These peppers. Are. The Bomb.
Let’s not beat around the bush, here. Stuffed peppers are great and all, but if you gave me a choice between stuffed peppers and enchiladas, we all know which one I would choose. I’m not gonna lie, I love me some enchiladas.
But I don’t like making decisions. And now, I don’t have to!
(Maybe this isn’t a choice you struggle with on a daily basis, but if it is, here is the solution to all your problems.)
These peppers are the perfect crossover from light-and-healthy to big-and-bold. They are naturally gluten-free and vegetarian (easily made vegan, or you could add meat if you want), but they are by no means lacking in flavor. Super savory, stuffed with quinoa, black beans, and corn, topped off with melty cheese and homemade red chili sauce…
Yeah, you get the picture.
Also, it is officially football season, and I predict these would make a great crowd-pleaser for a football party or potluck. I’ve never been tailgating, but I bet they would work for that, too.
Living here in the great city of Ann Arbor, home of the “World’s Largest” Sports Stadium, football season means not leaving the house on Saturdays for fear of getting trapped in the worst traffic ever… which is fine by me, because it means I get a front-row seat in front of the TV, and I don’t have to share my food with no one. No one!
(Let’s all ignore for a moment the fact that this blog is called “Will Cook For Friends,” shall we?)
The recipe is fairly straightforward, and endlessly versatile — you can make it as mild or spicy as you like, and use whatever veggies and grains you prefer. To cut down on the hassle, I suggest you make the sauce ahead of time and store it in the fridge until you need it. Speaking of which, it is great on eggs. And nachos. And everything.
Makes about 2 cups – gluten-free, vegan
2 dried New Mexican Chiles
2 dried Ancho chiles (sometimes called Pasilla chiles), or Guajillo chiles
2 TBSP olive oil
1/2 yellow onion, diced
4-5 cloves garlic, minced
1 1/2 tsp. ground cumin
1 tsp. chili powder
1 tsp. dried oregano
1 (10.75oz) can tomato puree (about 1 1/4 cups)
Salt and pepper, to taste
Optional: a dash of cayenne, or pinch of crushed red chili flakes, to taste
*Note that tomato puree is not the same as tomato paste! 1 cup of tomato puree is approximately 2 TBSP tomato paste, plus enough water to make 1 cup.
1. Place the dried chiles in a bowl or large glass measuring cup and pour enough boiling water over them to cover. Place a cup or small dish on top to keep the peppers submerged, if necessary. Let soak for 15-20 minutes.
2. Heat the oil in a saute pan over medium heat and add the onions. Cook for 3-5 minutes, or until the onions begin to soften. Add the garlic and cook for another 2-3 minutes, stirring occasionally to keep from burning. Add the cumin, chili powder, and oregano, and stir for 30-60 seconds to toast the spices.
3. Remove the dried chiles from the water, reserving 1 cup of the soaking liquid. Split the peppers in half with a knife and remove the stems and seeds — I find it helps to hold them under some running water to rinse all the seeds away. If you prefer a bit more heat, feel free to leave some of the seeds behind.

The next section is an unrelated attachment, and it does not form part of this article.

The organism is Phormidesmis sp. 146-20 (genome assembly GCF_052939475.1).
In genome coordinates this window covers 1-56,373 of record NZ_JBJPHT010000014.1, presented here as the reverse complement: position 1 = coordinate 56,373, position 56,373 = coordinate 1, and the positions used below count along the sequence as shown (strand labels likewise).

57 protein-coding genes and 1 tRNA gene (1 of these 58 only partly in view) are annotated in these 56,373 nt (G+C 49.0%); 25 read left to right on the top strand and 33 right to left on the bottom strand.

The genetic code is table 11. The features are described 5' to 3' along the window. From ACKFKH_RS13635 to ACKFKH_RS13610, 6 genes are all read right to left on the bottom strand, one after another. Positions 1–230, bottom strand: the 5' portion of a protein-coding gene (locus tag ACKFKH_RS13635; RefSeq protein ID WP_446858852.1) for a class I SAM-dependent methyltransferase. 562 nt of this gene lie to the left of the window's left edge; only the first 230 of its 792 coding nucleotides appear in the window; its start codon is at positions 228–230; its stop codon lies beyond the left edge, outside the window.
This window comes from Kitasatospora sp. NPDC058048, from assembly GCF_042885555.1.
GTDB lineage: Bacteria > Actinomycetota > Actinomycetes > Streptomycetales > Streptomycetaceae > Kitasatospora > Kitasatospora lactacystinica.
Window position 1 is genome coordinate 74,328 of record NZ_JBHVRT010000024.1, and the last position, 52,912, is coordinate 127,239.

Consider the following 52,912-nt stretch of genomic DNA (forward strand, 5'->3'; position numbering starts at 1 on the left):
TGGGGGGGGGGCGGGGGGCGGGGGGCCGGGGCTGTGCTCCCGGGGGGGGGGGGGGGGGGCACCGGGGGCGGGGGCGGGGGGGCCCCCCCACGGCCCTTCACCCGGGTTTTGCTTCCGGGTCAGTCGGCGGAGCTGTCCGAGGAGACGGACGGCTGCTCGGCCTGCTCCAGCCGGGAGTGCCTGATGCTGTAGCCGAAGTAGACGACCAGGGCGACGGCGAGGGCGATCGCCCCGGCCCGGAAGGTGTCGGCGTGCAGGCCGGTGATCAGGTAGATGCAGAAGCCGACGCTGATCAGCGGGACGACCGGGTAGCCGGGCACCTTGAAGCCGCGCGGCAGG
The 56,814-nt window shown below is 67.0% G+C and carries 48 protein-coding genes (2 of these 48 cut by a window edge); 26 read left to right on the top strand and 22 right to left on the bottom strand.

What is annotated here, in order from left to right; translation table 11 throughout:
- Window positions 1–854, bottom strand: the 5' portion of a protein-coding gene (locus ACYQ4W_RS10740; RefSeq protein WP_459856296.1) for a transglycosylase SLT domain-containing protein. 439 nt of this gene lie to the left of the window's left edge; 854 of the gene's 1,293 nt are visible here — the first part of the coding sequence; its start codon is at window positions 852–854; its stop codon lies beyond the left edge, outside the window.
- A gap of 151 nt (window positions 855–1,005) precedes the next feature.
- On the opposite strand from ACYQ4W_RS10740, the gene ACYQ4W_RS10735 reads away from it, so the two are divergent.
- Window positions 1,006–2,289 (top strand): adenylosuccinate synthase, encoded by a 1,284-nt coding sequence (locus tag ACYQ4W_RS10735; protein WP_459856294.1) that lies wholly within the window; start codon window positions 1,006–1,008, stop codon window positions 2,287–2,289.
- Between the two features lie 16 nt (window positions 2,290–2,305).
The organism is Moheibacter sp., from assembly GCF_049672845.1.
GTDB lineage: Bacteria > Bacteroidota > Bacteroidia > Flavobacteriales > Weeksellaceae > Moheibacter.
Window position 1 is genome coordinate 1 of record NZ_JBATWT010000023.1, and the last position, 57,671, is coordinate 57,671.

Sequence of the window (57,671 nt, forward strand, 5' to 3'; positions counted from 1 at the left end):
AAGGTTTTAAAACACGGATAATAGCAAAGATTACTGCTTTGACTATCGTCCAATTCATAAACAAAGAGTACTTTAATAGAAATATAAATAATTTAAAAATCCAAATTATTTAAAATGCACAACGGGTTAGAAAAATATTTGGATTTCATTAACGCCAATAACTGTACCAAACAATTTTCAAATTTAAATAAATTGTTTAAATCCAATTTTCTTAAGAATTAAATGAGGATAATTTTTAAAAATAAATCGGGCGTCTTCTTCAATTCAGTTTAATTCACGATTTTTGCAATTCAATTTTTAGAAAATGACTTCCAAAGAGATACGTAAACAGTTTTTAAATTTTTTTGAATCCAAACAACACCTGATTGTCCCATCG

4. Add the chiles, along with 1 cup of reserved soaking liquid, to your blender or food processor. Add in the sauteed onion and garlic mixture and the tomato puree, and blend until smooth.
5. Return the pureed mixture to the saute pan, and cook over medium-low heat for 15-20 minutes, stirring occasionally. If the sauce becomes too thick for your liking, add a little water to thin it down. Season to taste with salt and fresh cracked pepper, and adjust the level of heat with a a bit of cayenne or crushed red pepper flakes, if you want it spicier.
Sauce can be made up to a week in advanced, and stored in an airtight container in the fridge.
Enchilada Stuffed Peppers
Serves 4 (1 pepper per person) – gluten-free, vegetarian
4 large bell peppers
1 TBSP olive oil
12 yellow onion, diced
3-4 cloves garlic, minced
1 jalapeno pepper, seeds removed, diced fine (or 1/2 poblano pepper)*
2 tsp. ground cumin
1 tsp. sweet paprika
1/2 tsp. chili powder
2 cups low-sodium vegetable or chicken stock
1 cup quinoa, rinsed
1 roma tomato, diced
3/4 cup fresh or frozen sweet corn
1/2 cup black beans, cooked or canned, drained and rinsed
1/4-1/2 cup fresh cilantro, chopped
1 cup enchilada sauce
Salt and pepper, to taste
1 cup cheese, shredded (I used cheddar, but pepper jack, mozzarella, or a mix would all work well)
More enchilada sauce, fresh chopped cilantro, sour cream, salsa, etc.
*The heat of the pepper is in the seeds and veins — if you want to kick the spice up a notch, leave some of the seeds and veins in. If you want it milder, a poblano pepper has a mellower flavor than a jalapeno.
1. Preheat oven to 375f., and lightly grease a 9×5 baking dish. Cut the peppers in half lengthwise, remove the seeds, and place in the baking dish cut-side up.
2. Heat the oil in a large skillet over medium heat and add the onion, garlic, and jalapeno pepper. Saute for 5-7 minutes, or until softened, stirring frequently to keep the garlic from burning. Add the spices and cook, stirring, for 30-60 seconds more.
3. Add the broth and quinoa to the pan, stir, and increase the heat to high to bring to a boil. Once boiling, cover the pan and reduce the heat to low. Let simmer for about 15 minutes, or until the quinoa is tender and the liquid has been absorbed.
4. Once the quinoa is cooked, add the beans, corn, cilantro, and enchilada sauce. Stir to combine, then season to taste with salt and pepper.
5. Spoon the stuffing evenly amongst the peppers, and cover the baking dish with aluminum foil. Bake for 20 minutes, then remove the foil and top each pepper generously with shredded cheese. Return to the oven and bake for another 10-12 minutes, or until the cheese is melty and browned.
Serve with enchilada sauce, cilantro, and any other toppings you like.